17. Memorandum From the Director of the Office of Industrial Nations, Department of the Treasury (Widman) to Secretary of the Treasury Kennedy1
- Briefing for your Meeting with Minister Fukuda in Sydney
- Date and Time: Thursday, April 11, 1969, about noon
- Persons Expected to Attend:
- Takeo Fukuda, Minister of Finance
- Yusuke Kashiwagi, Vice Minister of Finance for International Affairs
- United States:
- Secretary Kennedy
- Assistant Secretary Petty
- Ralph Hirschtritt
Your meeting with Minister Fukuda should take place against the background of increasing dissatisfaction with the current status of the U.S.-Japanese partnership arrangement. Japan is demanding the reversion of Okinawa and we in Treasury at least are becoming increasingly concerned with the trade and financial relationships. We had a bilateral balance of payments deficit with Japan last year of more than a billion dollars—including $1.1 billion on trade. The best forecasts that our people can produce show this trade deficit likely to rise to a range of $3 to $3-1/2 billion within five years. Our gross military expenditures in Japan are approaching $600 million and the Japanese spent less than $100 million here. I do not think the American people will tolerate the development of a trade deficit such as now appears to be in the cards nor do I see how the U.S. can approach balance of payments equilibrium with such a deficit with Japan.
The NSC mechanism is currently considering U.S. policy toward Japan. We in Treasury have not been satisfied with the paper which is [Page 45] before the Review Group.2 There are attached at Tab A: (a) a talking paper prepared for Treasury spokesmen at the Review Group3 and (b) a copy of a Treasury comment for dissent attached to the document.
Your conversation should also be against the background of the strong position taken by Secretary Fowler in meetings with Japanese Minister Mizuta last year. (See Tab B)4 We insisted on balance of payments cooperation arrangements in 1968 which were negotiated by Mr. Petty under the direction of a Treasury-State-Defense steering group. These negotiations produced a package with a nominal value approaching $500 million although much of it was little more than window dressing. (See Tab B also.)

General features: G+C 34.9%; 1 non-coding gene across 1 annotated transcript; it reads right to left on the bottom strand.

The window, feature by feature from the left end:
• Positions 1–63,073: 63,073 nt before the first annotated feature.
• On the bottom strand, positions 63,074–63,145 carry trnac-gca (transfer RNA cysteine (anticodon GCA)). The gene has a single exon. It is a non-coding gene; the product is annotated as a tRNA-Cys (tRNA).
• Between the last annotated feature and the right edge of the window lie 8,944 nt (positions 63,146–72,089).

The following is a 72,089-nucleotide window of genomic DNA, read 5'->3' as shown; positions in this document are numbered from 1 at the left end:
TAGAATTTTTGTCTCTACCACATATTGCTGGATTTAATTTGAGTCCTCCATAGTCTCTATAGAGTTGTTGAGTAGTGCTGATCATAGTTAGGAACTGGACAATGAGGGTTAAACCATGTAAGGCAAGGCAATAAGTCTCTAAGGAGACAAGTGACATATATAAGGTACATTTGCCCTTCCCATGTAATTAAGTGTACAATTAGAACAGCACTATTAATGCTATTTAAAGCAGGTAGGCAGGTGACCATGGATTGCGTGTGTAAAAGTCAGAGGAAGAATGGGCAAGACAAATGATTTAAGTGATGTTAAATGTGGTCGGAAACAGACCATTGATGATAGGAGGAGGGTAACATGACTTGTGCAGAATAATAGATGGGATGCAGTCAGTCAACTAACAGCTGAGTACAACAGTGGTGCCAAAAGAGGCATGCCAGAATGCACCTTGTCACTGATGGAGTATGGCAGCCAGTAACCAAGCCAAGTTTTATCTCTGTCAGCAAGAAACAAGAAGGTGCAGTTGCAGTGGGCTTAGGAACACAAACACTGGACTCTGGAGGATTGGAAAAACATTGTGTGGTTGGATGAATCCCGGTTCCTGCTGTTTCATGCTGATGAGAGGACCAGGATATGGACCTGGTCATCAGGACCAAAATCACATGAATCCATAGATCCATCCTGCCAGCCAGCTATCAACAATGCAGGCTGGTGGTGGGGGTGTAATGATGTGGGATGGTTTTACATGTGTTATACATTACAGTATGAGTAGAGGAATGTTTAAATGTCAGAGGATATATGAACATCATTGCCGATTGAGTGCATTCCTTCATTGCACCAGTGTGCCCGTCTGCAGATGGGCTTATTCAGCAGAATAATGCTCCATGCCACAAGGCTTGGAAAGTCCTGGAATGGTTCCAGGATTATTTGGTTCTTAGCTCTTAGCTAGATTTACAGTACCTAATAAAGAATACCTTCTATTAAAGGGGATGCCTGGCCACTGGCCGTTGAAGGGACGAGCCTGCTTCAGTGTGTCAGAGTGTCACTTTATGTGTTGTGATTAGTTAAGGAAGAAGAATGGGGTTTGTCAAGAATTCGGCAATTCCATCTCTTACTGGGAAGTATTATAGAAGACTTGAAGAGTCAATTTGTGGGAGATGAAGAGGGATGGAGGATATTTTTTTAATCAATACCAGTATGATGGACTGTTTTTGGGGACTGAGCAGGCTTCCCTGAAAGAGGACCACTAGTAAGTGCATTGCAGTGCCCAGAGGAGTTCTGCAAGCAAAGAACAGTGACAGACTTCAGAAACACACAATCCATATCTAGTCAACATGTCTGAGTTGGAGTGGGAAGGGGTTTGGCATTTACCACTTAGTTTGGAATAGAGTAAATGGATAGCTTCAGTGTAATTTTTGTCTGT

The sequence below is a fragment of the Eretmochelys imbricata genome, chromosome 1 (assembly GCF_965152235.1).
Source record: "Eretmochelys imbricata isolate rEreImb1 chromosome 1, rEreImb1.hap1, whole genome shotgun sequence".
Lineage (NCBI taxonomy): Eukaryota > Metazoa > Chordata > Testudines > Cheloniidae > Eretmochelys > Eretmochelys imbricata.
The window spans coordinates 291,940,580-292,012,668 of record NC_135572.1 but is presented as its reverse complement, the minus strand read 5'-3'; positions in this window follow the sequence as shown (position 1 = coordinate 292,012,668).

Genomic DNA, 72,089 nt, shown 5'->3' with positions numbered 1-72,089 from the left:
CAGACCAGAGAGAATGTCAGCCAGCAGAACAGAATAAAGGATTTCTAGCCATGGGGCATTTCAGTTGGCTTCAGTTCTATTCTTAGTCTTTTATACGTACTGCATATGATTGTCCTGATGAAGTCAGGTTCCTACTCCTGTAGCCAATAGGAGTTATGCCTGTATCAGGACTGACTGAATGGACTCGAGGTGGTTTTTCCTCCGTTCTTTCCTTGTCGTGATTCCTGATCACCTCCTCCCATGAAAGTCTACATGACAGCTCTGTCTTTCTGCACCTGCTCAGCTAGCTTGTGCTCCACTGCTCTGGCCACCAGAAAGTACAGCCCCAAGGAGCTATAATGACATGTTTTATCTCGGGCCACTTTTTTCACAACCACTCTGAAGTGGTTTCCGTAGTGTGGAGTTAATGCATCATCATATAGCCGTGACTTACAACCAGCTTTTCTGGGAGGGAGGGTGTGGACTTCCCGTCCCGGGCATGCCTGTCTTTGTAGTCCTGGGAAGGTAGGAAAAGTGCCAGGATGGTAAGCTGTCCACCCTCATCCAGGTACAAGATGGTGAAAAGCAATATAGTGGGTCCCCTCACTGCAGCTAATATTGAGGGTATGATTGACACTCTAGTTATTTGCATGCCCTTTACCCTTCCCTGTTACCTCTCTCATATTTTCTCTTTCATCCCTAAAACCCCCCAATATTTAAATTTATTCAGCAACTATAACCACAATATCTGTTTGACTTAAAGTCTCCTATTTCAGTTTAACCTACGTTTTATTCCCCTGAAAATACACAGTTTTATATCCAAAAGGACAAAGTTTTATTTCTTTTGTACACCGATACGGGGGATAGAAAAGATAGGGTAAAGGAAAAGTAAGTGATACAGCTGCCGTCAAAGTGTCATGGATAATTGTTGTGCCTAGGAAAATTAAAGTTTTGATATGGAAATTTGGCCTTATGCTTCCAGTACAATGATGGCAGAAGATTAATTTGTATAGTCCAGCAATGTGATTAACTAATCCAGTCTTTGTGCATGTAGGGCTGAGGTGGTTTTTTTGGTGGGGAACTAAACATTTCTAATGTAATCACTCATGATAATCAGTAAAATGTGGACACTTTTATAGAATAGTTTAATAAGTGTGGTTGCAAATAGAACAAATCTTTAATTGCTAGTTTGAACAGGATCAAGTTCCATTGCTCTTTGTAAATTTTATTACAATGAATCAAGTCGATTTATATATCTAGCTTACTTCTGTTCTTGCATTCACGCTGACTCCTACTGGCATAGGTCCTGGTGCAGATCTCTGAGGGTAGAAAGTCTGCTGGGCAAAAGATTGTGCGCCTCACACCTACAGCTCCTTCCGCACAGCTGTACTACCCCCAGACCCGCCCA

Minister Fukuda will probably not initiate any discussions on this subject but he will be alert to clues as to your attitude toward offset agreements.
Japan’s great economic and financial strength is new and the Japanese themselves are not yet accustomed to it. They consistently underestimate their strength. They may even express some worries about their balance of payments position this year, arguing that the expected slowdown in the U.S. will cause a very drastic reduction in their exports. The thinking of Japanese leaders still tends to be very parochial and self-centered. Their concern is with appeasing their political opposition in Japan and neither the government itself nor the Japanese Diet has an adequate appreciation for the influence of economic developments in Japan on the rest of the world. They want to be treated by the U.S. as an equal partner but also to continue to receive the special benefits that a guardian might bestow upon his ward. Anything which appears on the horizon as a possible threat to the Japanese commercial or financial position is likely to bring a highly emotional reaction. Consequently, it is difficult to get the Japanese to assume responsibilities and costs commensurate with their current and prospective economic strength.